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US: Assad's Syria a 'dead man walking'

The State Department official, Frederic Hof, told Congress on Wednesday that Assad's repression may allow him to hang on to power but only for a short time.

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Demonstrators protest against Syria's President Bashar al-Assad near Qamishli, on Dec. 14.

Reuters

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The Obama administration is predicting the downfall of Syrian President Bashar Assad with a senior official likening his authoritarian regime to a "dead man walking" over its brutal crackdown on pro-reform demonstrators and increasing international isolation.

The State Department official, Frederic Hof, told Congress on Wednesday that Assad's repression may allow him to hang on to power but only for a short time. And, he urged the Syrian opposition to prepare for the day when it takes control of the state in order to prevent chaos and sectarian conflict.

"Our view is that this regime is the equivalent of dead man walking," said Hof, the State Department's pointman on Syria, which he said was turning into "Pyongyang in the Levant," a reference to the North Korean capital. He said it was difficult to determine how much time Assad has left in power but stressed "I do not see this regime surviving."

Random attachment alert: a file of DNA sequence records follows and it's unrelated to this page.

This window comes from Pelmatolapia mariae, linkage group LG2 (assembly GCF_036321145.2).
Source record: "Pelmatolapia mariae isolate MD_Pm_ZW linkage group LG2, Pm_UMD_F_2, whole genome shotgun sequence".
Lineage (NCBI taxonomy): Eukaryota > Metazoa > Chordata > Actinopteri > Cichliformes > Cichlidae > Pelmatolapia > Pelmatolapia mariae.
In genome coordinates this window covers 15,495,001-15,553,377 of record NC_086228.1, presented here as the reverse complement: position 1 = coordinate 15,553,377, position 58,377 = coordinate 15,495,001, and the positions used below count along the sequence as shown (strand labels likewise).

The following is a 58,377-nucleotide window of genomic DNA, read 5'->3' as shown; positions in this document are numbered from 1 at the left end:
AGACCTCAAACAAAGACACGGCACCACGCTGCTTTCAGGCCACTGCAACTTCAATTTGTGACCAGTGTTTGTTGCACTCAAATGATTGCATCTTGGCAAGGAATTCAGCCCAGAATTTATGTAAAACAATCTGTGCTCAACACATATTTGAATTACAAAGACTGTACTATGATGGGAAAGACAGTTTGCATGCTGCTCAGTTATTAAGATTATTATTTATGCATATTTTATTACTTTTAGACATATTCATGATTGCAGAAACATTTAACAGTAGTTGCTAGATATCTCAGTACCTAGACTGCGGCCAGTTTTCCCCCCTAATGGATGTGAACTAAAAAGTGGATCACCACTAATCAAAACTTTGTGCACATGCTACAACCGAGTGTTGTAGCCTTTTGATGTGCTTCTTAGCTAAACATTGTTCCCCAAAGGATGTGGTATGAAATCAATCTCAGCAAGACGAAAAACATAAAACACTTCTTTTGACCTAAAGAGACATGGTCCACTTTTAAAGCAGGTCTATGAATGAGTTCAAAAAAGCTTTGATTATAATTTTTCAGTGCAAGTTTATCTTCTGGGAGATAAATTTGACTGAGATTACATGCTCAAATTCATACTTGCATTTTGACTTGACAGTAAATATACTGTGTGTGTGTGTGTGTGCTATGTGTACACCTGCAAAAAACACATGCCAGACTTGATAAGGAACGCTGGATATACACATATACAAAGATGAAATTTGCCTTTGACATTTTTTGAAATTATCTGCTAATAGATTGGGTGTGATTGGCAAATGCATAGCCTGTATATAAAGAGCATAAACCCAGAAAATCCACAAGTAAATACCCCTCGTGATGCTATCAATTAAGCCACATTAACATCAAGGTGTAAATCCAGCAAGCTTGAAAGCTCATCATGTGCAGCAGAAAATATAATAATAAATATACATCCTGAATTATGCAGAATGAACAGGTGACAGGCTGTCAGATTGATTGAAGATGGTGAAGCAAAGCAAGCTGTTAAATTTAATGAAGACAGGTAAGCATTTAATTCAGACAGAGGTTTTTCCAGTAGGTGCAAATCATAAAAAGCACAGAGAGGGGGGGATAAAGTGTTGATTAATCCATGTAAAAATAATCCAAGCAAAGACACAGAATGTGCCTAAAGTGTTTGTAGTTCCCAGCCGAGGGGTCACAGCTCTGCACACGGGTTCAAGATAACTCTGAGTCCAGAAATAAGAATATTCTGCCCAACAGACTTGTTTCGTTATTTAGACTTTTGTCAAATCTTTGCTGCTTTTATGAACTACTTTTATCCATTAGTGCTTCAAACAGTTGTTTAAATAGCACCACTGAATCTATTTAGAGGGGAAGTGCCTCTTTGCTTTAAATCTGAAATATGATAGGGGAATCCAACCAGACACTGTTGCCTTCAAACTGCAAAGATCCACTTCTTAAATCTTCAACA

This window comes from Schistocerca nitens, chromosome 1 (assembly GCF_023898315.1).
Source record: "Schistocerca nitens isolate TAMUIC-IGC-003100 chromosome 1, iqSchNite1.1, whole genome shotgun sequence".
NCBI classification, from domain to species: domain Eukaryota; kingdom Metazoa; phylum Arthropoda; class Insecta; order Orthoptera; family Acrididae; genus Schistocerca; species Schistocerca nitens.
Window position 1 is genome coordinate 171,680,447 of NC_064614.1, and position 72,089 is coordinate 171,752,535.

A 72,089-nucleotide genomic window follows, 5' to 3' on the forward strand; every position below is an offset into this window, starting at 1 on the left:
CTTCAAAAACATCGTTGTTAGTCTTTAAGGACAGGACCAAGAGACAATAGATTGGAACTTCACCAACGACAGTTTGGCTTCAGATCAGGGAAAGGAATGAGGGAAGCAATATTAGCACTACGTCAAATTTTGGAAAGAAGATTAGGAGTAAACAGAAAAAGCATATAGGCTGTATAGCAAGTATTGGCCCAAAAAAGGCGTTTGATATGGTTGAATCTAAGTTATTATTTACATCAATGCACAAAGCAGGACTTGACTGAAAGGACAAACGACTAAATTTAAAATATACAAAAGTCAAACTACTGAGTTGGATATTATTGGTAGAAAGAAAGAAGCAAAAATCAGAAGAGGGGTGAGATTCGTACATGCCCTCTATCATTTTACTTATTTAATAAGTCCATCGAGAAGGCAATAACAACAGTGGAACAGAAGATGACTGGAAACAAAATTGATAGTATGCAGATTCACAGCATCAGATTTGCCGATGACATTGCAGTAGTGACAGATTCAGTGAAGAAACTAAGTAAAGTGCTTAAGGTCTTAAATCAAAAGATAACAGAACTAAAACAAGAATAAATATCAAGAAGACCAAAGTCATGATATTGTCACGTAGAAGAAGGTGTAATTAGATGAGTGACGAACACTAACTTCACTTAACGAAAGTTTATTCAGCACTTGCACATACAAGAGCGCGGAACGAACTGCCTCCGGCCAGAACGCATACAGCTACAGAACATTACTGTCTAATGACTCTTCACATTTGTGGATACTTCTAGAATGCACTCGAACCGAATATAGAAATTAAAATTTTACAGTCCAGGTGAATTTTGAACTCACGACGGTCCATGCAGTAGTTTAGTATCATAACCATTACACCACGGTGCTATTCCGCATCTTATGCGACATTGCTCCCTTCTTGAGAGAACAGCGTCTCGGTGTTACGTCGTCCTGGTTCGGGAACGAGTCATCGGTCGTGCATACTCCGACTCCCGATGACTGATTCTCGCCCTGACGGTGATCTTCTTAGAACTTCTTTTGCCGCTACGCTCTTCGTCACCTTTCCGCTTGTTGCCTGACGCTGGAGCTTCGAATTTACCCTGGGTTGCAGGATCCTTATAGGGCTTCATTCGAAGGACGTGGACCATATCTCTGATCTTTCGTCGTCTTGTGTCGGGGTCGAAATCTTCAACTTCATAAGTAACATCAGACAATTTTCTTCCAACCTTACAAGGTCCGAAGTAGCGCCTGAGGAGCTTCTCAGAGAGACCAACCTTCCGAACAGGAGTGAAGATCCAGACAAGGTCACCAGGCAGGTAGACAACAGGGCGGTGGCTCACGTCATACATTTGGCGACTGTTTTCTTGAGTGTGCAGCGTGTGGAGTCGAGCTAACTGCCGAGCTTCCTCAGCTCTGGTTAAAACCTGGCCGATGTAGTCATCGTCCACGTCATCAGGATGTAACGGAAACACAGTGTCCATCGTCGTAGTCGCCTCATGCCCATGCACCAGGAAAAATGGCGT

Hof's comments came as violence across Syria killed at least 25 people on Wednesday, including eight soldiers who were gunned down by army defectors in a retaliatory ambush after government troops destroyed a civilian car, according to activists. It was the second day in a row that an attack by Assad's forces on civilians seemed to provoke a revenge strike from anti-regime fighters and a new sign that the once-peaceful protest movement is growing into an insurgency.

In an apparent bid to promote defections, Hof warned Syrian troops and Assad's top aides that Assad may be setting them up for possible war crimes or criminal charges by claiming in an interview with ABC News last week that the army was not his to command.

"It's difficult to imagine a more craven disclaimer of responsibility," Hof told members of the House Foreign Affairs Committee. "Perhaps it is a rehearsal for the time when accountability will come."

Assad's claim "to see, hear and know nothing" is a message to Syrian soldiers and regime officials that "your president will place the blame for crimes committed squarely on you," Hof said.

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As Assad's time wanes, Hof said, the Syrian opposition must take care not to hurt chances for a democratic transition.

While calling for Assad's departure, the opposition has made clear that the institution of the Syrian state must stay to ensure the country does not break down along sectarian lines, Hof said. To that end, he said, the opposition needs to broaden its reach.

Secretary of State Hillary Rodham Clinton met in Switzerland last week with members of the Syrian National Council, an umbrella group of Assad foes, in a clear signal that the U.S. is willing to work with them.

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